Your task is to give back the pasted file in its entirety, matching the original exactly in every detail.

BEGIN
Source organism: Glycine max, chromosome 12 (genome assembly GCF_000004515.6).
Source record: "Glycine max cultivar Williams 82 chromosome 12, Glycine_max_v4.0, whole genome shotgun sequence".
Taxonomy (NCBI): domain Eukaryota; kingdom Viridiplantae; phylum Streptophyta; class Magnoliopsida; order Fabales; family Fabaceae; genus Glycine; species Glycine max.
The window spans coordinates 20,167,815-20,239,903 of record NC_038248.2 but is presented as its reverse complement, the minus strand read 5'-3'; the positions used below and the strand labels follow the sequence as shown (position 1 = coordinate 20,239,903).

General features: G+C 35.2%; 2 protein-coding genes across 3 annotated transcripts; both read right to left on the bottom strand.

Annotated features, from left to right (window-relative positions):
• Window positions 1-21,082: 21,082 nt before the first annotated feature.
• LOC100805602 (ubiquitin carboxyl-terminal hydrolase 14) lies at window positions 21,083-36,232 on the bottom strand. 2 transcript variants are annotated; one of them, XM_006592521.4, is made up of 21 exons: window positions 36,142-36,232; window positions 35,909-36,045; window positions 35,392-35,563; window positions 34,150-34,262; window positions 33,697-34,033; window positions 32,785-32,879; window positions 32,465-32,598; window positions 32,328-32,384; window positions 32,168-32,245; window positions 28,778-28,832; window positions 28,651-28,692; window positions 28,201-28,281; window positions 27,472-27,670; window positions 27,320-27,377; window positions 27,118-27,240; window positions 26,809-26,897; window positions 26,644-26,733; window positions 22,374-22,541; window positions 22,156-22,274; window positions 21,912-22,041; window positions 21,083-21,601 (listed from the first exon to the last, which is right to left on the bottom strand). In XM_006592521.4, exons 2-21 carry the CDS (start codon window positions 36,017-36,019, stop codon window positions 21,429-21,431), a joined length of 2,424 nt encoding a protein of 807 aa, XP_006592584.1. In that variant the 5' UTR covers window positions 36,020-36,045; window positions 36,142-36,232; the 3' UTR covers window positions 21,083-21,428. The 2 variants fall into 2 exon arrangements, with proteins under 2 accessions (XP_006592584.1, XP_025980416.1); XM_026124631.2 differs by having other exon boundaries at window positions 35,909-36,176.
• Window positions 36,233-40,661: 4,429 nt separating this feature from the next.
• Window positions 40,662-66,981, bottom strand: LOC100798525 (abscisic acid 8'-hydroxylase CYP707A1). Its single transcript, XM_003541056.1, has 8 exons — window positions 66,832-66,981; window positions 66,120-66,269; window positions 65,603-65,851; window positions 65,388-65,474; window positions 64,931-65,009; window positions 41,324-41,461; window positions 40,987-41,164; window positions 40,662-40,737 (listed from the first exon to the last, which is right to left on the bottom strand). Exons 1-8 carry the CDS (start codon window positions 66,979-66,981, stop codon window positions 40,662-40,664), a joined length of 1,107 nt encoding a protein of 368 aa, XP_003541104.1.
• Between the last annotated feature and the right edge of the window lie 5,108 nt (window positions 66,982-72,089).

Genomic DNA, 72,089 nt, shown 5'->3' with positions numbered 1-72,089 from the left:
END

Source organism: Glycine max, chromosome 12 (genome assembly GCF_000004515.6).
Source record: "Glycine max cultivar Williams 82 chromosome 12, Glycine_max_v4.0, whole genome shotgun sequence".
Taxonomy (NCBI): domain Eukaryota; kingdom Viridiplantae; phylum Streptophyta; class Magnoliopsida; order Fabales; family Fabaceae; genus Glycine; species Glycine max.
The window spans coordinates 20,167,815-20,239,903 of record NC_038248.2 but is presented as its reverse complement, the minus strand read 5'-3'; the positions used below and the strand labels follow the sequence as shown (position 1 = coordinate 20,239,903).

General features: G+C 35.2%; 2 protein-coding genes across 3 annotated transcripts; both read right to left on the bottom strand.

Annotated features, from left to right (window-relative positions):
• Window positions 1-21,082: 21,082 nt before the first annotated feature.
• LOC100805602 (ubiquitin carboxyl-terminal hydrolase 14) lies at window positions 21,083-36,232 on the bottom strand. 2 transcript variants are annotated; one of them, XM_006592521.4, is made up of 21 exons: window positions 36,142-36,232; window positions 35,909-36,045; window positions 35,392-35,563; window positions 34,150-34,262; window positions 33,697-34,033; window positions 32,785-32,879; window positions 32,465-32,598; window positions 32,328-32,384; window positions 32,168-32,245; window positions 28,778-28,832; window positions 28,651-28,692; window positions 28,201-28,281; window positions 27,472-27,670; window positions 27,320-27,377; window positions 27,118-27,240; window positions 26,809-26,897; window positions 26,644-26,733; window positions 22,374-22,541; window positions 22,156-22,274; window positions 21,912-22,041; window positions 21,083-21,601 (listed from the first exon to the last, which is right to left on the bottom strand). In XM_006592521.4, exons 2-21 carry the CDS (start codon window positions 36,017-36,019, stop codon window positions 21,429-21,431), a joined length of 2,424 nt encoding a protein of 807 aa, XP_006592584.1. In that variant the 5' UTR covers window positions 36,020-36,045; window positions 36,142-36,232; the 3' UTR covers window positions 21,083-21,428. The 2 variants fall into 2 exon arrangements, with proteins under 2 accessions (XP_006592584.1, XP_025980416.1); XM_026124631.2 differs by having other exon boundaries at window positions 35,909-36,176.
• Window positions 36,233-40,661: 4,429 nt separating this feature from the next.
• Window positions 40,662-66,981, bottom strand: LOC100798525 (abscisic acid 8'-hydroxylase CYP707A1). Its single transcript, XM_003541056.1, has 8 exons — window positions 66,832-66,981; window positions 66,120-66,269; window positions 65,603-65,851; window positions 65,388-65,474; window positions 64,931-65,009; window positions 41,324-41,461; window positions 40,987-41,164; window positions 40,662-40,737 (listed from the first exon to the last, which is right to left on the bottom strand). Exons 1-8 carry the CDS (start codon window positions 66,979-66,981, stop codon window positions 40,662-40,664), a joined length of 1,107 nt encoding a protein of 368 aa, XP_003541104.1.
• Between the last annotated feature and the right edge of the window lie 5,108 nt (window positions 66,982-72,089).

Genomic DNA, 72,089 nt, shown 5'->3' with positions numbered 1-72,089 from the left: